NHSE sanctions limit basic healthcare for young trans people

NHSE sanctions, mermaids
© Juan Moyano

Lui Asquith, Director of Legal and Policy at Mermaids, dissects new NHSE sanctions placed on young trans people looking for basic healthcare

Despite the Court of Appeal unequivocally stating that transgender patients can consent to puberty blockers in the widely covered Bell v Tavistock case, there have continued to be further NHSE sanctions placed on young trans people attempting to access basic healthcare support without any clear understanding as to why.

What is the latest NHSE amendment?

The NHSE amendment published several weeks after the Court of Appeal’s damning decision refused to remove the requirement of an ‘multi-professional review group’ (Review Group). This Review Group has now been realised to independently and systematically request that GIDS gather sensitive family data and information when assessing a young person’s needs, with no clear authority. Families are feeling as though they have no choice but to consent to release their personal information in effort of reducing the risk of any further delay to their child accessing support.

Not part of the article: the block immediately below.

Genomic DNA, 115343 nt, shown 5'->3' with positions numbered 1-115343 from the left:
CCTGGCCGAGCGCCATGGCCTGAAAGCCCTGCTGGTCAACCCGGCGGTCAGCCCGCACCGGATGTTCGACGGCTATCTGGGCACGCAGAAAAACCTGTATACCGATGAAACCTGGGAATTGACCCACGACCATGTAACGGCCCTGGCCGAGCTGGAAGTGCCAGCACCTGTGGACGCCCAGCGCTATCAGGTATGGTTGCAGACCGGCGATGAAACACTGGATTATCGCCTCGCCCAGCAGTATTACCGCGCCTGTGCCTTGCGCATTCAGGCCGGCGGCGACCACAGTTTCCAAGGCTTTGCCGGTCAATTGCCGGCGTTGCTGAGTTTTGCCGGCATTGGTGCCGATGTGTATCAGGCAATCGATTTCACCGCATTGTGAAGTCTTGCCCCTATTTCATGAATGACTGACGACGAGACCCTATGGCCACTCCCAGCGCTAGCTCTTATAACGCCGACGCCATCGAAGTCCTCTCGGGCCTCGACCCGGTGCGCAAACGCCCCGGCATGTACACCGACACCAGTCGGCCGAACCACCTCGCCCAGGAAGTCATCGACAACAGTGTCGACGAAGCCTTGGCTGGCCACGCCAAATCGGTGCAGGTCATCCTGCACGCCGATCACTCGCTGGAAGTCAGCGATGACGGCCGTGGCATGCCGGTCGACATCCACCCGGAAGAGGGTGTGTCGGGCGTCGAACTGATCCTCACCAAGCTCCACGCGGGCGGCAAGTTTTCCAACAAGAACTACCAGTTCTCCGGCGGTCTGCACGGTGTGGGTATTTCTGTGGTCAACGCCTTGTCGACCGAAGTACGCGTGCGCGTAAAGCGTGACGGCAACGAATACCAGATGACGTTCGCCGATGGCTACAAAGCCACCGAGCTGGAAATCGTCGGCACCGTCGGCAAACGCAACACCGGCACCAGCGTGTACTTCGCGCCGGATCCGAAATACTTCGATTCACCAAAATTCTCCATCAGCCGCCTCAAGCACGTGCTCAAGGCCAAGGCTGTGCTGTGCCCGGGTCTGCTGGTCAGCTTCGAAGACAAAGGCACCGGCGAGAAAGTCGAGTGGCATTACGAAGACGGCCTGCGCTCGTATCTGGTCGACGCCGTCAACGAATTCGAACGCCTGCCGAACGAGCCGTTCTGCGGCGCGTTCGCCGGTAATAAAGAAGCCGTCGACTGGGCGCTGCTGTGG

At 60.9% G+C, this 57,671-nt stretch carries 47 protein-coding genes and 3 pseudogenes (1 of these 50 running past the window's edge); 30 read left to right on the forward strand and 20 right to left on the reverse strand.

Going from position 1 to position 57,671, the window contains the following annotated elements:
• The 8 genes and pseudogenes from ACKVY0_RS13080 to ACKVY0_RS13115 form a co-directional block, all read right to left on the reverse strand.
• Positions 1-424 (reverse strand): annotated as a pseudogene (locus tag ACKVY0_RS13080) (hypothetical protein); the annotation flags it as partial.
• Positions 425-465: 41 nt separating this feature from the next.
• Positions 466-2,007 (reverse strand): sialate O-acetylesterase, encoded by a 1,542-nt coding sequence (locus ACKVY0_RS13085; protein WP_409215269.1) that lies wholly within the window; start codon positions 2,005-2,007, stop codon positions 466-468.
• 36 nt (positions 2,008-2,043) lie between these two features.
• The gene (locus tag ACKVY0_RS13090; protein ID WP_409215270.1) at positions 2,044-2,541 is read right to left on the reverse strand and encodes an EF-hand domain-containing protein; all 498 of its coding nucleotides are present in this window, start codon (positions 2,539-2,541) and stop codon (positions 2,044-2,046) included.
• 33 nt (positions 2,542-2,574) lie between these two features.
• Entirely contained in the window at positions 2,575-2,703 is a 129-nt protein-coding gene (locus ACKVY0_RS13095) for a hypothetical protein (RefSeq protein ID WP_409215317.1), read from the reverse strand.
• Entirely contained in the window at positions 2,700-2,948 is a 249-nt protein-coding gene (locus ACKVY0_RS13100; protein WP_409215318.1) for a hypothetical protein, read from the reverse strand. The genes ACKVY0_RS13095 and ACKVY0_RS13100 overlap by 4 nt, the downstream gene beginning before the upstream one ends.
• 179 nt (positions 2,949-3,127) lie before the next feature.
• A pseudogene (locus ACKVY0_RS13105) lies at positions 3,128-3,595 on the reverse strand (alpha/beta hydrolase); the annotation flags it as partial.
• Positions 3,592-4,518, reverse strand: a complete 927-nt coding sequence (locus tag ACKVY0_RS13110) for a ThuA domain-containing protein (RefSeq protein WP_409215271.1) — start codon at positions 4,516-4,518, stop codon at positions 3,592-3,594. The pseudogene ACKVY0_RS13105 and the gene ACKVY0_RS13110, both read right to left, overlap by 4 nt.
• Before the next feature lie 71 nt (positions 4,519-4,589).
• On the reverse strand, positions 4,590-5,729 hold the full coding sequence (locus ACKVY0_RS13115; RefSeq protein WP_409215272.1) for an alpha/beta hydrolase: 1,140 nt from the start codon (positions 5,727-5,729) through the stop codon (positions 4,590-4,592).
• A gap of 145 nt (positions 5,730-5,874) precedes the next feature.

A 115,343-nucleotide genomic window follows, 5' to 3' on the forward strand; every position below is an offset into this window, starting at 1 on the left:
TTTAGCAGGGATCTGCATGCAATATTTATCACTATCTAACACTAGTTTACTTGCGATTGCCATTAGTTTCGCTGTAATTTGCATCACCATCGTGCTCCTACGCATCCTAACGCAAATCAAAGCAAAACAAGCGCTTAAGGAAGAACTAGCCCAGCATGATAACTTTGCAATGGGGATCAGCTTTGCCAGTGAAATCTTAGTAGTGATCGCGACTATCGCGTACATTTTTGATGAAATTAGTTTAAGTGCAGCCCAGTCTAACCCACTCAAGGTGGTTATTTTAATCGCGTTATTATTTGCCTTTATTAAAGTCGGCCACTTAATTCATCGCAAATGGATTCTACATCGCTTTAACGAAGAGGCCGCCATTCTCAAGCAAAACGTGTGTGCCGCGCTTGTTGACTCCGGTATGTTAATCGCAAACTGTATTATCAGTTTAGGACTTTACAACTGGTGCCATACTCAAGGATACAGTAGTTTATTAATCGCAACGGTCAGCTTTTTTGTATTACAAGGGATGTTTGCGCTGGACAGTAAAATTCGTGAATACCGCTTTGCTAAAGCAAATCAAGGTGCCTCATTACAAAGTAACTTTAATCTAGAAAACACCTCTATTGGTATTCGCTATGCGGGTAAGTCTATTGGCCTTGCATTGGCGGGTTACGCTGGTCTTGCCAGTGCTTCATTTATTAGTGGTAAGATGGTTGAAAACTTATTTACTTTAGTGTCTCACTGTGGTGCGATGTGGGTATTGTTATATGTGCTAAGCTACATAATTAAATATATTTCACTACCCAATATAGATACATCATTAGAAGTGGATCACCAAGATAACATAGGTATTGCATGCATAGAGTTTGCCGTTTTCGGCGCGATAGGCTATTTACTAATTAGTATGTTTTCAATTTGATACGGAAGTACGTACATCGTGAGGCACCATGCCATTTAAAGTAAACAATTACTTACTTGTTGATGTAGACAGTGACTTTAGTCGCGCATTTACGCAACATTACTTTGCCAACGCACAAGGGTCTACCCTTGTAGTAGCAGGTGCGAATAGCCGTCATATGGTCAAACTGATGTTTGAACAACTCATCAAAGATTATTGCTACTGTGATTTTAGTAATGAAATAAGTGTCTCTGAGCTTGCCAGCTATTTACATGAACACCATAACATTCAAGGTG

The Review Group is being seen by service users as an additional roadblock on an already time-consuming, slow, and drastically ill-equipped NHSE service that is directly impacting the lives of trans young people and their families. Patients clinically recognised as struggling with gender dysphoria are being indirectly forced to access private healthcare or face irreversible changes to their body such as their voices breaking.

“additional roadblock on an already time-consuming, slow, and drastically ill-equipped NHSE service”

Blanket approach to requesting sensitive personal information

We wrote to NHS England on 11 November 2021 to express our concern around its seemingly blanket approach to requesting sensitive personal information. Specifically regarding social work and safeguarding paperwork, which contradicts Government guidance around requests for sensitive information needing to be necessary and proportionate. We have had no response from NHSE to our letter, to date.